Utseya eyes World Cup comeback

HARARE - Suspended Zimbabwe off-spinner Prosper Utseya is hoping to compete in next year’s World Cup after completing a rehabilitation programme on his condemned bowling action.

The 29-year-old former skipper was banned from international cricket by the International Cricket Council (ICC) last month after he was found guilty on of an illegal bowling action.

Utseya was reported for a suspect bowling action by the umpires during the third One-Day International against South Africa in Bulawayo in August.

Concerns were on his arm ball and fast delivery and in their verdict, ICC concluded that all of Utseya’s deliveries exceeded the 15 degrees level of tolerance permitted under the regulations.

“I was a bit disturbed to be honest,” Utseya told the Daily News yesterday.

“I have been playing cricket for the past 10 years at international level and it never dawned on me that one day I would be found on the wrong side of the law. It wasn’t something that I did intentionally, but something that I have always done. I’m sure you have seen that over the past 10 years I have been consistent with the same action.”

Utseya, with the support of Zimbabwe Cricket, has enlisted the services of South African consultant, Justin Summons, who worked with Zimbabwe during their spin camp while preparing for the current tour of Bangladesh.

“It it’s a bit of a challenge for me to try and get back into the team, so I’m working really hard to try and fix the action and see if I can get back,” he said.

“I went to South Africa for two weeks. ZC really played a big part in supporting me, I worked with Justin Summons. He’s really putting in a lot of effort and I think I probably bowled close to 40 overs a day, which is quite a lot just to try and see how best I can cope with the new action and obviously trying to improve the muscle memory.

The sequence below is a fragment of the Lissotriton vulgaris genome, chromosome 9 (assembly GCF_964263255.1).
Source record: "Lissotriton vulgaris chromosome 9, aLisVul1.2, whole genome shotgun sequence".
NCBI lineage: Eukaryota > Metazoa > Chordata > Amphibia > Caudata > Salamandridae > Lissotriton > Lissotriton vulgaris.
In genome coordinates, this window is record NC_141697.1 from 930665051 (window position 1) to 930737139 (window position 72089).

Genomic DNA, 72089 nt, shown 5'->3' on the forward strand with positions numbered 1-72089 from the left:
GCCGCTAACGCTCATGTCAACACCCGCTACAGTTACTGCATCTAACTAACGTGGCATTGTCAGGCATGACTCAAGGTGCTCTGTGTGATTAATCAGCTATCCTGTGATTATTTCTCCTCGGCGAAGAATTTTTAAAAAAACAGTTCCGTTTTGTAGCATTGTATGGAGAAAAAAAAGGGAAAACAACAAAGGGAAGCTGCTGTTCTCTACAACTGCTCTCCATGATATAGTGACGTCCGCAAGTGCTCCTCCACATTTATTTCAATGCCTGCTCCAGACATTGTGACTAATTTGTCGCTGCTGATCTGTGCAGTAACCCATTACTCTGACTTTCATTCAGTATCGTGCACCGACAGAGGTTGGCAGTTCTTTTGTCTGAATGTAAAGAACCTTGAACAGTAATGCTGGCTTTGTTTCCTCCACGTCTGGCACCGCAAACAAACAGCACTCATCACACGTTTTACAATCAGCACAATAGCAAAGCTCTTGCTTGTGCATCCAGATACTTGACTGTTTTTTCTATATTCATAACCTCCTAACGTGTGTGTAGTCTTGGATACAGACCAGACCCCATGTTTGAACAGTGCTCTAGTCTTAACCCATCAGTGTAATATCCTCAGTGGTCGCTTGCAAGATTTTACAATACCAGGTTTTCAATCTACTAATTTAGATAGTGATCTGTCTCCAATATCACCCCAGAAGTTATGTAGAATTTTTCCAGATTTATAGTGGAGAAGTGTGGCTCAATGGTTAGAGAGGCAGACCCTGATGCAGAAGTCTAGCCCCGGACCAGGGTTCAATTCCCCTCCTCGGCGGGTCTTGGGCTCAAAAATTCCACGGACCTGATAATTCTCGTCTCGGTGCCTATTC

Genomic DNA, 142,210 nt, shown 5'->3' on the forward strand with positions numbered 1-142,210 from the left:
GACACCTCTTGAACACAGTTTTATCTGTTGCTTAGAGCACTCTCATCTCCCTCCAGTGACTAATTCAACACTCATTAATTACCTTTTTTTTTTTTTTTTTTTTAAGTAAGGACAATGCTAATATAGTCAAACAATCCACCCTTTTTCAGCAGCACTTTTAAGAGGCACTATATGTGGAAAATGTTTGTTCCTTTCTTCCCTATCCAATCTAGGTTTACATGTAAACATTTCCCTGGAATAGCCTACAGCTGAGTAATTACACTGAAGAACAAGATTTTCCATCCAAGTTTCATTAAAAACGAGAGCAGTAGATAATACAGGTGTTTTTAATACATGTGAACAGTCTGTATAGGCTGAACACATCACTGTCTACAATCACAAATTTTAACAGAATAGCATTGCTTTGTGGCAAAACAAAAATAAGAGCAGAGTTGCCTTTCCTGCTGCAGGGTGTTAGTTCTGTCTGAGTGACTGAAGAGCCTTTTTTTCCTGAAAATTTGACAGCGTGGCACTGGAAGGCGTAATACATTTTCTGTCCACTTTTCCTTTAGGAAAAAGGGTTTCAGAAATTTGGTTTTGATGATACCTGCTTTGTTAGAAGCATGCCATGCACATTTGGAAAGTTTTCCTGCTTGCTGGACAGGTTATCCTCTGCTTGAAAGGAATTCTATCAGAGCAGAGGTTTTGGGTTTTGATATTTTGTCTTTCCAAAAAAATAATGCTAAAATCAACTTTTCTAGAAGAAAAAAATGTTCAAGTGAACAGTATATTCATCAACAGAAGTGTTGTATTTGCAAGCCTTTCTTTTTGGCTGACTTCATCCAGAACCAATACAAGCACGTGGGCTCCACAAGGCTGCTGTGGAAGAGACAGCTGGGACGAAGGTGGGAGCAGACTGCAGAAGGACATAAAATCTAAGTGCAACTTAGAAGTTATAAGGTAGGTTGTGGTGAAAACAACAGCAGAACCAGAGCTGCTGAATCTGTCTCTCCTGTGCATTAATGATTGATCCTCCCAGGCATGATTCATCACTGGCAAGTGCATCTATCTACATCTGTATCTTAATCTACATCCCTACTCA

“I feel confident that I have improved on my action especially my arm, but it is still a challenge with the accuracy because this is something that I have only started doing now. But with time and continued hard work, I feel confident that I should be able to get back.”

Utseya is now eyeing a place in Zimbabwe’s World Cup squad, to be played in Australia and New Zealand beginning February.

“I believe I can still make it,” he said. “It’s one of the goals that I have, but I think what’s more important for me now is to go through this process. From a personal point of view, you sit and plan and then you have goals that you want to represent your country, do well and possibly win the World Cup.

“If I work hard on my action and improve, then my hope would be to get cleared by the ICC in time for the World Cup. Hopefully I will do well with the new action and stand a chance of getting picked.”

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